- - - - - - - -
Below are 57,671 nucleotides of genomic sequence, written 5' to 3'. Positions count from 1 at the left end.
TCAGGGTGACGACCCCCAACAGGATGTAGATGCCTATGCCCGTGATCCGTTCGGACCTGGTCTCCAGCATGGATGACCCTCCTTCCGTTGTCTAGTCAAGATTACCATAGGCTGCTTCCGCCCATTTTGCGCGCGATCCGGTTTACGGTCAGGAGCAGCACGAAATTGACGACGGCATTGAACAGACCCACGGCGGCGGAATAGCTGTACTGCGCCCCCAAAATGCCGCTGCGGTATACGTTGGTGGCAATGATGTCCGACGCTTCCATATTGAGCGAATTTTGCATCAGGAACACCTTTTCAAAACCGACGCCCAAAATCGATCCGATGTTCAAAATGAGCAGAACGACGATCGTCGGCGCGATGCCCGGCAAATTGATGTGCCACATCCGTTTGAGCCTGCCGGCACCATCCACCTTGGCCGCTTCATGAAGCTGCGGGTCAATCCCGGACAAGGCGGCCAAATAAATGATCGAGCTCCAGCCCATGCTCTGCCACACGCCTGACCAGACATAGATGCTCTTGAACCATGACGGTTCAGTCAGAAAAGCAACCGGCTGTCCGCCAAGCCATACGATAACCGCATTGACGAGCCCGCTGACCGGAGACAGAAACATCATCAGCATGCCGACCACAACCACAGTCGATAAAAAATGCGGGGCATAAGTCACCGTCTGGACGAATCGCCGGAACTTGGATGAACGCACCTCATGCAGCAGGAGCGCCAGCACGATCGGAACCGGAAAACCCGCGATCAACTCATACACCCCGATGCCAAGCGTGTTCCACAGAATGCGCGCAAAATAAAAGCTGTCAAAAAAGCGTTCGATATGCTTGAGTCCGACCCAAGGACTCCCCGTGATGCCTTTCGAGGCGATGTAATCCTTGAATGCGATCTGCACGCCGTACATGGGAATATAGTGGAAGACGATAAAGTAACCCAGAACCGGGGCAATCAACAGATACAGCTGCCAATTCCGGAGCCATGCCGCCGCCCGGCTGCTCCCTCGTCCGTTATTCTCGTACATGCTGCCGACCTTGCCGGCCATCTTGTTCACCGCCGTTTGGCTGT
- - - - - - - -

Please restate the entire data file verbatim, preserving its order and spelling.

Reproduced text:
Below are 57,671 nucleotides of genomic sequence, written 5' to 3'. Positions count from 1 at the left end.
TCAGGGTGACGACCCCCAACAGGATGTAGATGCCTATGCCCGTGATCCGTTCGGACCTGGTCTCCAGCATGGATGACCCTCCTTCCGTTGTCTAGTCAAGATTACCATAGGCTGCTTCCGCCCATTTTGCGCGCGATCCGGTTTACGGTCAGGAGCAGCACGAAATTGACGACGGCATTGAACAGACCCACGGCGGCGGAATAGCTGTACTGCGCCCCCAAAATGCCGCTGCGGTATACGTTGGTGGCAATGATGTCCGACGCTTCCATATTGAGCGAATTTTGCATCAGGAACACCTTTTCAAAACCGACGCCCAAAATCGATCCGATGTTCAAAATGAGCAGAACGACGATCGTCGGCGCGATGCCCGGCAAATTGATGTGCCACATCCGTTTGAGCCTGCCGGCACCATCCACCTTGGCCGCTTCATGAAGCTGCGGGTCAATCCCGGACAAGGCGGCCAAATAAATGATCGAGCTCCAGCCCATGCTCTGCCACACGCCTGACCAGACATAGATGCTCTTGAACCATGACGGTTCAGTCAGAAAAGCAACCGGCTGTCCGCCAAGCCATACGATAACCGCATTGACGAGCCCGCTGACCGGAGACAGAAACATCATCAGCATGCCGACCACAACCACAGTCGATAAAAAATGCGGGGCATAAGTCACCGTCTGGACGAATCGCCGGAACTTGGATGAACGCACCTCATGCAGCAGGAGCGCCAGCACGATCGGAACCGGAAAACCCGCGATCAACTCATACACCCCGATGCCAAGCGTGTTCCACAGAATGCGCGCAAAATAAAAGCTGTCAAAAAAGCGTTCGATATGCTTGAGTCCGACCCAAGGACTCCCCGTGATGCCTTTCGAGGCGATGTAATCCTTGAATGCGATCTGCACGCCGTACATGGGAATATAGTGGAAGACGATAAAGTAACCCAGAACCGGGGCAATCAACAGATACAGCTGCCAATTCCGGAGCCATGCCGCCGCCCGGCTGCTCCCTCGTCCGTTATTCTCGTACATGCTGCCGACCTTGCCGGCCATCTTGTTCACCGCCGTTTGGCTGT